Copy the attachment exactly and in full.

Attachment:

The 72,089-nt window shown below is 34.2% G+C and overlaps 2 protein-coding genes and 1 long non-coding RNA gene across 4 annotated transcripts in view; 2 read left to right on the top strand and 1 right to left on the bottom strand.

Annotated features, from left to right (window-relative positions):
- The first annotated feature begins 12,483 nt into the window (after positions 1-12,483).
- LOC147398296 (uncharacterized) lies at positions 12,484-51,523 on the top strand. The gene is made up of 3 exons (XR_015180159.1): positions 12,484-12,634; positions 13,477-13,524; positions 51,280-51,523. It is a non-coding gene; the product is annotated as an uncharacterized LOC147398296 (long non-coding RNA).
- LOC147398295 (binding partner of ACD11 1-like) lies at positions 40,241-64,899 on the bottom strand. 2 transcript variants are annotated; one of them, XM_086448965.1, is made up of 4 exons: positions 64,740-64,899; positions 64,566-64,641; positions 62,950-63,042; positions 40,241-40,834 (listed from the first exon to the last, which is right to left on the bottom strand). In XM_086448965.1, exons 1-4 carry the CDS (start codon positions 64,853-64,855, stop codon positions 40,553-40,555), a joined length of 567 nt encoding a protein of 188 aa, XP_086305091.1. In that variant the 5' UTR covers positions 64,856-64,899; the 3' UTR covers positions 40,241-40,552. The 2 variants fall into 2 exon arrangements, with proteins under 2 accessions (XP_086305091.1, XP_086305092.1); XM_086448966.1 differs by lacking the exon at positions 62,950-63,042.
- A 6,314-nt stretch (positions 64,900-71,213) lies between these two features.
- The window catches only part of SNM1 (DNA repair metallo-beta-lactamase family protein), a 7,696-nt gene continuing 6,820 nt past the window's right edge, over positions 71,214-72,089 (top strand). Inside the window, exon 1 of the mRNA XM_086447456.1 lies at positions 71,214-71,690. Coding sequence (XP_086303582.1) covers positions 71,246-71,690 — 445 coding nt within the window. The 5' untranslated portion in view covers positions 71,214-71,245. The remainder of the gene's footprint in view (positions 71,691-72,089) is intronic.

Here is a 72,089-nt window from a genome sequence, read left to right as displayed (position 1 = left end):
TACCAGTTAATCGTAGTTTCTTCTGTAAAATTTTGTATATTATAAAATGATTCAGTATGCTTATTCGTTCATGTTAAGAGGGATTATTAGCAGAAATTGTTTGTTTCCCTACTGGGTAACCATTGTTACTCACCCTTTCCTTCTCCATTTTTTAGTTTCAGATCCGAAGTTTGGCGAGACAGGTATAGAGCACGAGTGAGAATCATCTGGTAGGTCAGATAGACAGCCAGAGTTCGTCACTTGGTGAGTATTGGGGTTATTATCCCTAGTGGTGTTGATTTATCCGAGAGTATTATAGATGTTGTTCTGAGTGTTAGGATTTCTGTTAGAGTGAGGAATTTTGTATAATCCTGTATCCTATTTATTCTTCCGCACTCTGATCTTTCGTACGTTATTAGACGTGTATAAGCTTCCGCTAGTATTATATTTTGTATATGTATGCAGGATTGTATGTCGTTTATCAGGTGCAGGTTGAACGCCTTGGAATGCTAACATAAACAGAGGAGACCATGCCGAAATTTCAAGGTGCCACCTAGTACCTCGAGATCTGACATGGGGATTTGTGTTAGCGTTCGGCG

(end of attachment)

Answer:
The 72,089-nt window shown below is 34.2% G+C and overlaps 2 protein-coding genes and 1 long non-coding RNA gene across 4 annotated transcripts in view; 2 read left to right on the top strand and 1 right to left on the bottom strand.

Annotated features, from left to right (window-relative positions):
- The first annotated feature begins 12,483 nt into the window (after positions 1-12,483).
- LOC147398296 (uncharacterized) lies at positions 12,484-51,523 on the top strand. The gene is made up of 3 exons (XR_015180159.1): positions 12,484-12,634; positions 13,477-13,524; positions 51,280-51,523. It is a non-coding gene; the product is annotated as an uncharacterized LOC147398296 (long non-coding RNA).
- LOC147398295 (binding partner of ACD11 1-like) lies at positions 40,241-64,899 on the bottom strand. 2 transcript variants are annotated; one of them, XM_086448965.1, is made up of 4 exons: positions 64,740-64,899; positions 64,566-64,641; positions 62,950-63,042; positions 40,241-40,834 (listed from the first exon to the last, which is right to left on the bottom strand). In XM_086448965.1, exons 1-4 carry the CDS (start codon positions 64,853-64,855, stop codon positions 40,553-40,555), a joined length of 567 nt encoding a protein of 188 aa, XP_086305091.1. In that variant the 5' UTR covers positions 64,856-64,899; the 3' UTR covers positions 40,241-40,552. The 2 variants fall into 2 exon arrangements, with proteins under 2 accessions (XP_086305091.1, XP_086305092.1); XM_086448966.1 differs by lacking the exon at positions 62,950-63,042.
- A 6,314-nt stretch (positions 64,900-71,213) lies between these two features.
- The window catches only part of SNM1 (DNA repair metallo-beta-lactamase family protein), a 7,696-nt gene continuing 6,820 nt past the window's right edge, over positions 71,214-72,089 (top strand). Inside the window, exon 1 of the mRNA XM_086447456.1 lies at positions 71,214-71,690. Coding sequence (XP_086303582.1) covers positions 71,246-71,690 — 445 coding nt within the window. The 5' untranslated portion in view covers positions 71,214-71,245. The remainder of the gene's footprint in view (positions 71,691-72,089) is intronic.

Here is a 72,089-nt window from a genome sequence, read left to right as displayed (position 1 = left end):
TACCAGTTAATCGTAGTTTCTTCTGTAAAATTTTGTATATTATAAAATGATTCAGTATGCTTATTCGTTCATGTTAAGAGGGATTATTAGCAGAAATTGTTTGTTTCCCTACTGGGTAACCATTGTTACTCACCCTTTCCTTCTCCATTTTTTAGTTTCAGATCCGAAGTTTGGCGAGACAGGTATAGAGCACGAGTGAGAATCATCTGGTAGGTCAGATAGACAGCCAGAGTTCGTCACTTGGTGAGTATTGGGGTTATTATCCCTAGTGGTGTTGATTTATCCGAGAGTATTATAGATGTTGTTCTGAGTGTTAGGATTTCTGTTAGAGTGAGGAATTTTGTATAATCCTGTATCCTATTTATTCTTCCGCACTCTGATCTTTCGTACGTTATTAGACGTGTATAAGCTTCCGCTAGTATTATATTTTGTATATGTATGCAGGATTGTATGTCGTTTATCAGGTGCAGGTTGAACGCCTTGGAATGCTAACATAAACAGAGGAGACCATGCCGAAATTTCAAGGTGCCACCTAGTACCTCGAGATCTGACATGGGGATTTGTGTTAGCGTTCGGCG